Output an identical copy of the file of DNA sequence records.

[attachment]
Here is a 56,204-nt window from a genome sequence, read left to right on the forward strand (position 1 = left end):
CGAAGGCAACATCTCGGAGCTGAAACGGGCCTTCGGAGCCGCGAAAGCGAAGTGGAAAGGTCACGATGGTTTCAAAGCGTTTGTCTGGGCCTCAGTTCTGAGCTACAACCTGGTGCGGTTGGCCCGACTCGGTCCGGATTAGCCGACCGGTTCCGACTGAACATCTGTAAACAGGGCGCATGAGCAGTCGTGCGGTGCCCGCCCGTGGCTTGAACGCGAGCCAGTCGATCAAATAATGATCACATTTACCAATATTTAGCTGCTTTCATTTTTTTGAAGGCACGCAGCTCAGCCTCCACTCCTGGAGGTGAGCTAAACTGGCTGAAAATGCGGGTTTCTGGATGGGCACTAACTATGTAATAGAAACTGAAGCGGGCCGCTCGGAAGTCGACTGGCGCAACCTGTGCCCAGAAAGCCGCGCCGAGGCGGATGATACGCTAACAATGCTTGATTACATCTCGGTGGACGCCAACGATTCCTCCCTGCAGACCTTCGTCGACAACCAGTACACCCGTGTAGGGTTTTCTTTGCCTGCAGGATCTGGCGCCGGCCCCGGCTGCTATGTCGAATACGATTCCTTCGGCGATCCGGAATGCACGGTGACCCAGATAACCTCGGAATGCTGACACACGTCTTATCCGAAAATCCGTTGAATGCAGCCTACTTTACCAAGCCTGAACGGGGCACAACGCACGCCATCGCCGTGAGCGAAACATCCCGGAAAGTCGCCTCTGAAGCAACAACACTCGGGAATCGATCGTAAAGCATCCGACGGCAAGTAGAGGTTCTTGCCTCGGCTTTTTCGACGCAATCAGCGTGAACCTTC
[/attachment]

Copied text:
Here is a 56,204-nt window from a genome sequence, read left to right on the forward strand (position 1 = left end):
CGAAGGCAACATCTCGGAGCTGAAACGGGCCTTCGGAGCCGCGAAAGCGAAGTGGAAAGGTCACGATGGTTTCAAAGCGTTTGTCTGGGCCTCAGTTCTGAGCTACAACCTGGTGCGGTTGGCCCGACTCGGTCCGGATTAGCCGACCGGTTCCGACTGAACATCTGTAAACAGGGCGCATGAGCAGTCGTGCGGTGCCCGCCCGTGGCTTGAACGCGAGCCAGTCGATCAAATAATGATCACATTTACCAATATTTAGCTGCTTTCATTTTTTTGAAGGCACGCAGCTCAGCCTCCACTCCTGGAGGTGAGCTAAACTGGCTGAAAATGCGGGTTTCTGGATGGGCACTAACTATGTAATAGAAACTGAAGCGGGCCGCTCGGAAGTCGACTGGCGCAACCTGTGCCCAGAAAGCCGCGCCGAGGCGGATGATACGCTAACAATGCTTGATTACATCTCGGTGGACGCCAACGATTCCTCCCTGCAGACCTTCGTCGACAACCAGTACACCCGTGTAGGGTTTTCTTTGCCTGCAGGATCTGGCGCCGGCCCCGGCTGCTATGTCGAATACGATTCCTTCGGCGATCCGGAATGCACGGTGACCCAGATAACCTCGGAATGCTGACACACGTCTTATCCGAAAATCCGTTGAATGCAGCCTACTTTACCAAGCCTGAACGGGGCACAACGCACGCCATCGCCGTGAGCGAAACATCCCGGAAAGTCGCCTCTGAAGCAACAACACTCGGGAATCGATCGTAAAGCATCCGACGGCAAGTAGAGGTTCTTGCCTCGGCTTTTTCGACGCAATCAGCGTGAACCTTC